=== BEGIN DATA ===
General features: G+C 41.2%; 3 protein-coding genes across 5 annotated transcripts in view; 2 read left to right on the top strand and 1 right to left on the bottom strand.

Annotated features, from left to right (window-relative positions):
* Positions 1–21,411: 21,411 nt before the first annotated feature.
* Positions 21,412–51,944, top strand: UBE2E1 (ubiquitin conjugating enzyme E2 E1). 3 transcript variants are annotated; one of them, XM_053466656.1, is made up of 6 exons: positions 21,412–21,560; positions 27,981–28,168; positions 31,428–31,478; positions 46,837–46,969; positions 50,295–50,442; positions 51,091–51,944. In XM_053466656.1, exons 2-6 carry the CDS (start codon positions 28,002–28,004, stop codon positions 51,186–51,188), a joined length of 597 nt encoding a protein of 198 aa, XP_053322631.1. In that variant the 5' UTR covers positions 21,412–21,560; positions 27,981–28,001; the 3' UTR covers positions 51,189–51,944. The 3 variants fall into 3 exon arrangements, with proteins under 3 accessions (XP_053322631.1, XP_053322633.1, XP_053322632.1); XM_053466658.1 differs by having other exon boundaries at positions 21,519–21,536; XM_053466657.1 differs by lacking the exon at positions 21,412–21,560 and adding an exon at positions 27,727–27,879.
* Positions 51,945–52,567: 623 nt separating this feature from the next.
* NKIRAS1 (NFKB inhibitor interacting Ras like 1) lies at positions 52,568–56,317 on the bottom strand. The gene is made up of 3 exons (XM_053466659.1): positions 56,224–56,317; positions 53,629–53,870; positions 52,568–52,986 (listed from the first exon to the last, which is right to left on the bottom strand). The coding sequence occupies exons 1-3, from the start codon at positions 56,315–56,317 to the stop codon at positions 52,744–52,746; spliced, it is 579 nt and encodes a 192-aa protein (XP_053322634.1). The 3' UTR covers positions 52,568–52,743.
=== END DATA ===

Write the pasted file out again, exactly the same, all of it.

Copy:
General features: G+C 41.2%; 3 protein-coding genes across 5 annotated transcripts in view; 2 read left to right on the top strand and 1 right to left on the bottom strand.

Annotated features, from left to right (window-relative positions):
* Positions 1–21,411: 21,411 nt before the first annotated feature.
* Positions 21,412–51,944, top strand: UBE2E1 (ubiquitin conjugating enzyme E2 E1). 3 transcript variants are annotated; one of them, XM_053466656.1, is made up of 6 exons: positions 21,412–21,560; positions 27,981–28,168; positions 31,428–31,478; positions 46,837–46,969; positions 50,295–50,442; positions 51,091–51,944. In XM_053466656.1, exons 2-6 carry the CDS (start codon positions 28,002–28,004, stop codon positions 51,186–51,188), a joined length of 597 nt encoding a protein of 198 aa, XP_053322631.1. In that variant the 5' UTR covers positions 21,412–21,560; positions 27,981–28,001; the 3' UTR covers positions 51,189–51,944. The 3 variants fall into 3 exon arrangements, with proteins under 3 accessions (XP_053322631.1, XP_053322633.1, XP_053322632.1); XM_053466658.1 differs by having other exon boundaries at positions 21,519–21,536; XM_053466657.1 differs by lacking the exon at positions 21,412–21,560 and adding an exon at positions 27,727–27,879.
* Positions 51,945–52,567: 623 nt separating this feature from the next.
* NKIRAS1 (NFKB inhibitor interacting Ras like 1) lies at positions 52,568–56,317 on the bottom strand. The gene is made up of 3 exons (XM_053466659.1): positions 56,224–56,317; positions 53,629–53,870; positions 52,568–52,986 (listed from the first exon to the last, which is right to left on the bottom strand). The coding sequence occupies exons 1-3, from the start codon at positions 56,315–56,317 to the stop codon at positions 52,744–52,746; spliced, it is 579 nt and encodes a 192-aa protein (XP_053322634.1). The 3' UTR covers positions 52,568–52,743.